Graham McCallum’s Top Ten Iconic Graphic Design Moments
From the 1966 graphics department of the BBC to transforming the look of contemporary broadcast news with CNN’s redesign, the iconic graphic designer Graham McCallum remains one of the most respectable graphic designers of our times. The founding partner of Kemistry Gallery curates ‘100 Years of Graphic Design’, the first pop-up incarnation of the legendary design gallery since it was forced out of its Shoreditch home in December 2014. Ranging from 1914 to the present day, the exhibition is a unique Kemistry-curated retrospective of some of the most iconic and exciting moments in graphic design history. Artists include Alan Fletcher, Fredun Shapur, Hans Hillman, Ken Garland, Lou Dorfsman, Seymour Chwast and Milton Glaser, Saul Bass, Anthony Burrill, James Joyce, Jean Jullien, Geoff McFetridge, Parra, Rob Lowe, Ryan Todd, Stefan Glerum, Zero Per Zero, Experimental Jetset, Geneviève Gauckler, plus anonymous works from important private collections of classic design images, including Polish cinema posters of the 1960s and the propaganda images of the Latin American radicals OSPAAL. Graham McCallum picks his top ten exhibits of an event that is literally the next phase in their #SaveKemistryGallery campaign.
1. The Doves typeface
It’s not often a font gets celebrity status, but the Doves typeface has certainly achieved world-wide notoriety due the shenanigans surrounding its loss and recent rediscovery. In an almost Gothic tale involving a rights feud between the Hammersmith based printers T.J. Cobden-Sanderson and his partner Emery Walker, the original matrices were nocturnally cast into the Thames between 1916 and 1917 by Cobden-Sanderson.
Neither reckoned on the detective work, a century later of Robert Green, who with the aid of divers has rescued 150 of the original pieces from their watery grave, making him possibly the worlds first graphic design archaeologist. Robert has kindly lend us some rare items from his collection including an original William Morris piece set in types based on the 1470s Nicholas Jenson face upon which the Doves font was based.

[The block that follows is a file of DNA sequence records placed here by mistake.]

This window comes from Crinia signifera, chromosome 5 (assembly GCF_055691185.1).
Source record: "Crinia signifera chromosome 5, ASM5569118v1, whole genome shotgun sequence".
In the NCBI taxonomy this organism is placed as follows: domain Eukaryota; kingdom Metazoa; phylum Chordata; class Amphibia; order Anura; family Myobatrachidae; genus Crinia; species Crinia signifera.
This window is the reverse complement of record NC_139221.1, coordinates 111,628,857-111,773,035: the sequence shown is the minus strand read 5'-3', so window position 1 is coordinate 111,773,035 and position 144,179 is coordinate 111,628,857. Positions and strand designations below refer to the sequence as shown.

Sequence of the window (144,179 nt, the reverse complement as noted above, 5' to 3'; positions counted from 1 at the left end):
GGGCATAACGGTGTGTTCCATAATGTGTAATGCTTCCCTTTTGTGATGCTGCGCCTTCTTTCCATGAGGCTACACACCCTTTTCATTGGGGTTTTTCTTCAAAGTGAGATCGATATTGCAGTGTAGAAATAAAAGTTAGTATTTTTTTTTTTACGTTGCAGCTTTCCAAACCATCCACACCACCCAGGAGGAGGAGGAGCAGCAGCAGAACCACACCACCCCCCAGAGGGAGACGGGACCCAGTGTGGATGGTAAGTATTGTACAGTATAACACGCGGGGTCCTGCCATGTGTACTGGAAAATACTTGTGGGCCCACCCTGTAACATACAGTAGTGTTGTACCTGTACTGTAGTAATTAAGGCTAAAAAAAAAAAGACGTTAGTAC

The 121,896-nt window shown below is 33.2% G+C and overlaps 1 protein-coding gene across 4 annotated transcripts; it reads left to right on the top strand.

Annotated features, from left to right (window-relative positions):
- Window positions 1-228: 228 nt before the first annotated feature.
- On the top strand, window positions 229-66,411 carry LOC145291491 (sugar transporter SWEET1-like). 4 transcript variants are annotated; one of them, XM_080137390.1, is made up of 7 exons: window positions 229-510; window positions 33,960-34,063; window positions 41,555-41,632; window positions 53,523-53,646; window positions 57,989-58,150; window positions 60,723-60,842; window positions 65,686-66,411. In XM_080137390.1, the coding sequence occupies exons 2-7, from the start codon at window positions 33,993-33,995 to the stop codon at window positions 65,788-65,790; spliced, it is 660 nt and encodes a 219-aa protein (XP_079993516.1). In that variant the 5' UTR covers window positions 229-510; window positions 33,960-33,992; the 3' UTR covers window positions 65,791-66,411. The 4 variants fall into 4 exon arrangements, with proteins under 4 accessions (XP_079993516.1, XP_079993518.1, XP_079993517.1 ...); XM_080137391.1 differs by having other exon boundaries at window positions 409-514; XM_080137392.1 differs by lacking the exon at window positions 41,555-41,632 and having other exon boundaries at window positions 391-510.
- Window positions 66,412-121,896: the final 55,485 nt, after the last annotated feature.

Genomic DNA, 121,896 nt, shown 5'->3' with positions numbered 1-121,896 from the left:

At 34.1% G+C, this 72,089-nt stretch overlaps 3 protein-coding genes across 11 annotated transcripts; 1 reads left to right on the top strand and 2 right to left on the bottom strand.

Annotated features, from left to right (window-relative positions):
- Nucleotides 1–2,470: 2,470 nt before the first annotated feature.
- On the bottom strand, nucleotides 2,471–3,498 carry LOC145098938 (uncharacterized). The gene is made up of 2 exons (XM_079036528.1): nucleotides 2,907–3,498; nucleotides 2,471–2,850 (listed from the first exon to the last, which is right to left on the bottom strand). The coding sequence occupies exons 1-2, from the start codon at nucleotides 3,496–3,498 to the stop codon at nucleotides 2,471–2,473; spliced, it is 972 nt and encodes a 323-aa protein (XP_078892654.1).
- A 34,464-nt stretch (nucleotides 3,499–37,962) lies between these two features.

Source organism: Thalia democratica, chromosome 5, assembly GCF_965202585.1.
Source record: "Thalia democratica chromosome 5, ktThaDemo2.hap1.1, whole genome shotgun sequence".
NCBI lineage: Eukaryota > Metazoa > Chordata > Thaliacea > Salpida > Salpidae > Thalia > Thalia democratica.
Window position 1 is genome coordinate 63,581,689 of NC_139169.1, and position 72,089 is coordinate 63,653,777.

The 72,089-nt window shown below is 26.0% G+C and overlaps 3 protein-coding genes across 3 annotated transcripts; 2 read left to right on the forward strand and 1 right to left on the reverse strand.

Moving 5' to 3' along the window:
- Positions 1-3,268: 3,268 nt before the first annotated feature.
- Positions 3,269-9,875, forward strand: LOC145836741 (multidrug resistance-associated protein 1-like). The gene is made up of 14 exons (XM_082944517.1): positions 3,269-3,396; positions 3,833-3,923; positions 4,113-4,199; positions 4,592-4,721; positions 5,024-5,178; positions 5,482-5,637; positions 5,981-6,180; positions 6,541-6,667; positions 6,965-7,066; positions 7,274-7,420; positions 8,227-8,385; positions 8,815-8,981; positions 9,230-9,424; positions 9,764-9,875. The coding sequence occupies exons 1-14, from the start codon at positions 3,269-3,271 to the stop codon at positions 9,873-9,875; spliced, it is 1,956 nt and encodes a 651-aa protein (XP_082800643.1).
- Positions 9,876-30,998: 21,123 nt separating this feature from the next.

2. Anthony Burrill – Trabalhe Duro & Seja Legal com as Pessoas.
One of our foremost and thoughtful designers, Anthony’s piece is typical of his thought-provoking type-based statements. This work was made in Sao Paulo and printed at the Grafica Fidalgo press who use a 1929 German letterpress to produce their posters.
The three friends who run the press make their own hand-carved wooden letters giving their work a retro feel that harks back to the very beginnings of the printed word. Naturally, Anthony’s unerring touch brings an effortless modernity to the message that translates as ‘Work Hard & Be Cool With People’ a mantra we should all live by.
3. Experimental Jetset ZangTum Btum
I’m not sure what Zang Tum Btum actually means but after seeing this poster, I almost certainly want it, and probably lots of it. Let Jetset explain:
“ZTT was a poster we created originally as a contribution to a group show that took place in Barcelona, in which the invited designers were asked to show their influences. In our poster, we tried to synthesize two seemingly opposed poles of the modernist spectrum: F.T Marinetti’s pro-war sentiments, as expressed in his novel ‘Zang Tumb Tumb’ (1914), and John Lennon and Yoko Ono’s anti-war message, as apparent in their ‘War is Over’ poster campaign (1970). By forcing the words of Marinetti in the lay-out of the iconic ‘War is Over’ poster (thereby distorting Marinetti’s phrase from ‘Zang Tumb Tumb’ to ‘Zang Tum Btumb’), we tried to ‘short circuit’ two of our main influences: Futurism and Fluxus”
4. Clive Piercy – I Tend to Agree With Her Easier That Way
This poster by Clive Piercy, English born but long time resident of Los Angeles, was printed at the legendary but now defunct Colby Poster Printing Company. As with other businesses, the digital age meant the company could no longer function in the market and ceased trading in 2012.
A family business, the staff had no training in design so they happily broke every typographical rule, mixing typefaces combined with a cavalier disregard to spacing, all printed on their trademark neon coloured backgrounds. In spite of this, their prolific output and style was instantly recognisable, hence the following of avid collectors.